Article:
“Nothing is quite beautiful alone,” wrote the great transcendentalist Ralph Waldo Emerson, succinctly elucidating the reason so many of us enjoy a walk in the woods. A lone tree, a pond, a deer—each in isolation is defined by the eerie absence of a context. The woods are no single thing, nor are they a sum of parts—each piece only makes sense in place. This is just as true of the humans passing through them. Emerson, and many after him, found that he was not just in the woods but of the woods. His reflective brushwood constitutionals revealed the natural state of oneness with the natural world around him. For him, nature was divine.
In Kelly Reichardt’s Old Joy, we first meet Oregonian carpenter Mark (Daniel London) halfway through a meditation session at his home, in that verdant part of the West Coast where it has always just stopped raining. He’s distracted by some bugs, and his own tickling fringe, and the noise of the neighborhood kids playing in the street. That’s the problem with meditation: you’re stuck inside your own head. It’s hard to lose yourself because everywhere you turn, there you are. You and your noisy thoughts. Above Mark, effortlessly resting on parallel telephone wires, some birds watch in silence.
Mark’s phone rings, and the meditation is interrupted by his old friend Kurt.
Everyone has a friend like Kurt (Will Oldham). You might call him a bum, or more romantically a drifter: no fixed address, lives out of a van, packs a bong with fluent muscle memory. He seeks out oneness on the road, moving between farms, parties, and forest trails with an incurable wanderlust. He makes dishevelment an aesthetic of its own: an ever-retreating hairline is matched by a mustache curling forward across his top lip, framing a glimmering boyish bucktooth.
Then again, everyone has a friend like Mark. He’s the kind of guy that’s easy to get along with, and just seems to have it all inexplicably—enviously—together. He’s popular, and can handle a conversation about politics. He's settling down now—he has a dog, a baby on the way, and volunteers for a local arts programme. He’s even set up a spot in the backyard where he can fit in some meditation.
The two men are old friends, and it’s time to check up on how that stands amidst all this change.
Kurt invites Mark for a night of camping in the Cascade Mountains, near a wooded hot spring. Before meekly placating Tanya, his heavily pregnant wife, Mark says okay. He could use some times in the woods. They hit the road.
In an 1838 letter to President Martin van Buren, Emerson opened with a gambit that he knew would appeal to the famously gregarious president: “By right, and natural position, every citizen is your friend.” This stubbornly positive idealism—that sees an entire nation as a group of friends—was the backbone of his romantic outlook.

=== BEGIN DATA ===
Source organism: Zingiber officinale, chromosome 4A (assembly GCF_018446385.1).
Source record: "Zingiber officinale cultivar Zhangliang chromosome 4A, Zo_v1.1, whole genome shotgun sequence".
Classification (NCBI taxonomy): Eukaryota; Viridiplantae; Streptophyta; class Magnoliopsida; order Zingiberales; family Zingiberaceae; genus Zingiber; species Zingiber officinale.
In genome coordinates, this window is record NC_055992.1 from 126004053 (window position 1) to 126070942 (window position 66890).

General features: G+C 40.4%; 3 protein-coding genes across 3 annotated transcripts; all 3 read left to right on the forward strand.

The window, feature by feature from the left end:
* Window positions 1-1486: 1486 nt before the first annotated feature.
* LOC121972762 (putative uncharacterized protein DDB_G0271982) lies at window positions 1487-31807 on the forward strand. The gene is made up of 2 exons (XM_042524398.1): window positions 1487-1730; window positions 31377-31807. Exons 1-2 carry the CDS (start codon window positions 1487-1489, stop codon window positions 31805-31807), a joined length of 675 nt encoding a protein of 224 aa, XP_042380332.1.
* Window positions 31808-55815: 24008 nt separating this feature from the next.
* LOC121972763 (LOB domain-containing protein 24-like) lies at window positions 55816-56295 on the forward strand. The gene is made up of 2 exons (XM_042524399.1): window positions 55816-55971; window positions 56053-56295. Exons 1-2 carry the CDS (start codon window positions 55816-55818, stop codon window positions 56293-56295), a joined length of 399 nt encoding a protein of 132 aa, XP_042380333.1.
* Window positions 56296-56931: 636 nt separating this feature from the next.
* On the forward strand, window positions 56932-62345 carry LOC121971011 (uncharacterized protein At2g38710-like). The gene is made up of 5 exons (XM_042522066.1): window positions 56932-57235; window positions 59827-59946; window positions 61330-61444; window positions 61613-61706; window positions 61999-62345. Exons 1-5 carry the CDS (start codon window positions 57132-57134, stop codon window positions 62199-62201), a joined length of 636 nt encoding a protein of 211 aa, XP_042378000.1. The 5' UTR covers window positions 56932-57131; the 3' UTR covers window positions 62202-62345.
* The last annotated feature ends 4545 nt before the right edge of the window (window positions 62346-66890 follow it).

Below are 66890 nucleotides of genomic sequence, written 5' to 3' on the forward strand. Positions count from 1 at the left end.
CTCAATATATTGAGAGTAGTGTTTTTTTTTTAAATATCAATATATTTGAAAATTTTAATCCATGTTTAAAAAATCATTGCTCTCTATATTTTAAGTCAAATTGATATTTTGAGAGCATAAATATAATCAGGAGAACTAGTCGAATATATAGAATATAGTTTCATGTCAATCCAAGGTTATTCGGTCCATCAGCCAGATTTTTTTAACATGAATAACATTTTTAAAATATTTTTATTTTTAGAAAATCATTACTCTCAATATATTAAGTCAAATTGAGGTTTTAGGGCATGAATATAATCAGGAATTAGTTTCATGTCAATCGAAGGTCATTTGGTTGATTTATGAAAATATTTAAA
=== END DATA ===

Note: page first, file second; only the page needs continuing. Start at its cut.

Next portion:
Emerson’s friend Walt Whitman saw the perfect country as a place of manly love—that is, love between men. The job of these American men was to “withdraw from precedents.” America was a project, and its natural landscapes were places for experiments in love and friendship, isolated from the deadening lane markers of society and its fashions. Whitman, Emerson, and others shared an understanding that this sort of living out in the woods would leave them somewhat ostracized from the civilized world. That was the price of an honest manly love.
Kurt, a transcendentalist pariah in this tradition, loves the woods for their “otherworldly peacefulness.” As a pilgrim and a partygoer, he’s come to know the country’s natural landscapes well. Mark bristles at the thought of a life he’s missing out on: Free, self-reliant, out on the open road to make friends and make love wherever he wants.
Change the perspective and Kurt is the one missing out: Mark has put down roots and is of value to his community. He makes a difference to the hometown that fostered them both. With a thought of Tanya left at home, Kurt perhaps picks up on the suggestion that his wayward lifestyle (and those of Emerson, Whitman, Thoreau, et al.,) is just another benefit of male privilege.
But it’s a weekend for friends, and though their paths have diverged, the two share a manly love of their own. Kurt tells Mark that he was inspired to see his old friend because he dreamed of him. As a way to confess admiration, this is both matter-of-fact and adorably revealing. In other words, it’s exactly how straight men say that they love each other. We can’t be held accountable for our dreams, so they are perfect tools for pointing out our desires, passions, and anxieties. A dream is an object of study apart from our conscious selves, and yet inextricably embedded within the self too.
Kurt’s vagabond education has taught him not to trust these borders between self and other. Whereas Mark appreciates a break away from the city, Kurt decries even the distinction between forest and city: “it’s all one huge thing now.” Self and other, internal and external, man and friend—why should they be separated? It’s the sort of thing Mark used to get, too, before he settled down.
Kurt took a physics class but insists that he already knows the theories, even if he doesn’t have the numbers to explain them. In fact, he has his own theory that the universe is in the shape of a falling teardrop—the cosmic view of a man who can’t make sense of his own unhappiness. His inability to describe the theory doesn’t bother him; he is contemptuous of intellectuals that hold too fast to words and numbers as if they are the truth and not merely a reflection of it. Like Whitman’s unlearned astronomer, he is content to simply look up “in perfect silence at the stars.”